Comparison of Rights in Military Commission Trials and Trials in Federal Criminal Court

Comparison of Rights in Military Commission Trials and Trials in Federal Criminal Court

Date: May 9, 2012
Creator: Elsea, Jennifer K.
Description: The initiation of military commission proceedings against Khalid Sheik Mohammad and four others for their alleged involvement in the 9/11 terrorist attacks has focused renewed attention on the differences between trials in federal court and those conducted by military commission. This report provides a brief summary of legal issues raised by the choice of forum for trying accused terrorists and a chart comparing selected military commissions rules under the Military Commissions Act, as amended, to the corresponding rules that apply in federal court.
Contributing Partner: UNT Libraries Government Documents Department
Protecting Classified Information and the Rights of Criminal Defendants: The Classified Information Procedures Act

Protecting Classified Information and the Rights of Criminal Defendants: The Classified Information Procedures Act

Date: March 31, 2011
Creator: Liu, Edward, C.
Description: This report gives an overview of the Classified Information Procedures Act, enacted by the 96th Congress, which provides uniform procedures for prosecutions involving classified information. It provides a background of the act and discusses its various sections.
Contributing Partner: UNT Libraries Government Documents Department
Protecting Classified Information and the Rights of Criminal Defendants: The Classified Information Procedures Act

Protecting Classified Information and the Rights of Criminal Defendants: The Classified Information Procedures Act

Date: April 2, 2012
Creator: Liu, Edward C. & Garvey, Todd
Description: A criminal prosecution involving classified information may cause tension between the government's interest in protecting classified information and the criminal defendant's right to a constitutionally valid trial. In some cases, a defendant may threaten to disclose classified information in an effort to gain leverage. Concerns about this practice, referred to as "graymail," led the 96th Congress to enact the Classified Information Procedures Act to provide uniform procedures for prosecutions involving classified information.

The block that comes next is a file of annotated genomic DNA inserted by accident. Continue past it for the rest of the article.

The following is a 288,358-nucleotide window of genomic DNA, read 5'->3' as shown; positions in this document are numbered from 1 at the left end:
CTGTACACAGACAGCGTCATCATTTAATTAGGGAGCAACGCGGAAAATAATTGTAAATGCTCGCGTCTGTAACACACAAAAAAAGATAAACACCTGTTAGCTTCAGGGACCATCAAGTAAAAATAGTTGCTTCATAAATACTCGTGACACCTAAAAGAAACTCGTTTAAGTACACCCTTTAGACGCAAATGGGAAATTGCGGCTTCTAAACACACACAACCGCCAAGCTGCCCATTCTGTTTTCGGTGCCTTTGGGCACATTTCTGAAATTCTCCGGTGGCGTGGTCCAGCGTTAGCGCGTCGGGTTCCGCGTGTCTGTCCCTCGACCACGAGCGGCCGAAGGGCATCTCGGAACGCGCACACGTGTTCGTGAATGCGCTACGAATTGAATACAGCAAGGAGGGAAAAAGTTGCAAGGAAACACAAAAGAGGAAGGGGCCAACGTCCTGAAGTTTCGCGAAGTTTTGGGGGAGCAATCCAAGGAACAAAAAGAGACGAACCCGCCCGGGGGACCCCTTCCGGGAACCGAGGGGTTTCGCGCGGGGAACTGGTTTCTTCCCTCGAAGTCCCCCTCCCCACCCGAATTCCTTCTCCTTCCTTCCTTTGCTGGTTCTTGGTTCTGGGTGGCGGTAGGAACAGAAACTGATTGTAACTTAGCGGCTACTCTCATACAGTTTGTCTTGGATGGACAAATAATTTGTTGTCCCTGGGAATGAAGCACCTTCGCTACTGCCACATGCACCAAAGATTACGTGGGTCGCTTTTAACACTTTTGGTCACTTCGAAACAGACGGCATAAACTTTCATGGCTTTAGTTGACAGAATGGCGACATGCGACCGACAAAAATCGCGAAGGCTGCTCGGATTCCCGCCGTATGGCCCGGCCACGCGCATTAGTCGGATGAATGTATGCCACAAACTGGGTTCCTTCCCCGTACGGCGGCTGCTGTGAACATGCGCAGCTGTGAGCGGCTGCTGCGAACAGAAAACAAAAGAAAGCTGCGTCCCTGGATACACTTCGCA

Contributing Partner: UNT Libraries Government Documents Department
Venue: A Legal Analysis of Where a Federal Crime May Be Tried

Venue: A Legal Analysis of Where a Federal Crime May Be Tried

Date: December 28, 2005
Creator: Doyle, Charles
Description: None
Contributing Partner: UNT Libraries Government Documents Department
Venue: A Brief Look at Federal Law Governing Where a Federal Crime May Be Tried

Venue: A Brief Look at Federal Law Governing Where a Federal Crime May Be Tried

Date: January 6, 2006
Creator: Doyle, Charles
Description: None
Contributing Partner: UNT Libraries Government Documents Department
Life of the Marlows: a True Story of Frontier Life of Early Days

Life of the Marlows: a True Story of Frontier Life of Early Days

Access: Use of this item is restricted to the UNT Community.
Date: September 15, 2004
Creator: Rathmell, William
Description: The story of the five Marlow brothers and their tribulations in late nineteenth-century Texas is the stuff of Old West legend (and served to inspire the John Wayne movie, The Sons of Katie Elder). Violent, full of intrigue, with characters of amazing heroism and deplorable cowardice, their story was first related by William Rathmell in Life of the Marlows, a little book published in 1892, shortly after the events it described in Young County, Texas. It told how Boone, the most reckless of the brothers, shot and killed a popular sheriff and escaped, only to be murdered later by bounty hunters. The other four brothers, arrested as accessories and jailed, made a daring break from confinement but were recaptured. Once back in their cells, they were forced to fight off a mob intent on lynching them. Later, shackled together, the Marlows were placed on wagons by officers late at night, bound for another town, but they were ambushed by angry citizens. In the resulting battle two of the brothers were shot and killed, the other two severely wounded, and three mob members died. The surviving brothers eventually were exonerated, but members of the mob that had attacked them were prosecuted ...
Contributing Partner: UNT Press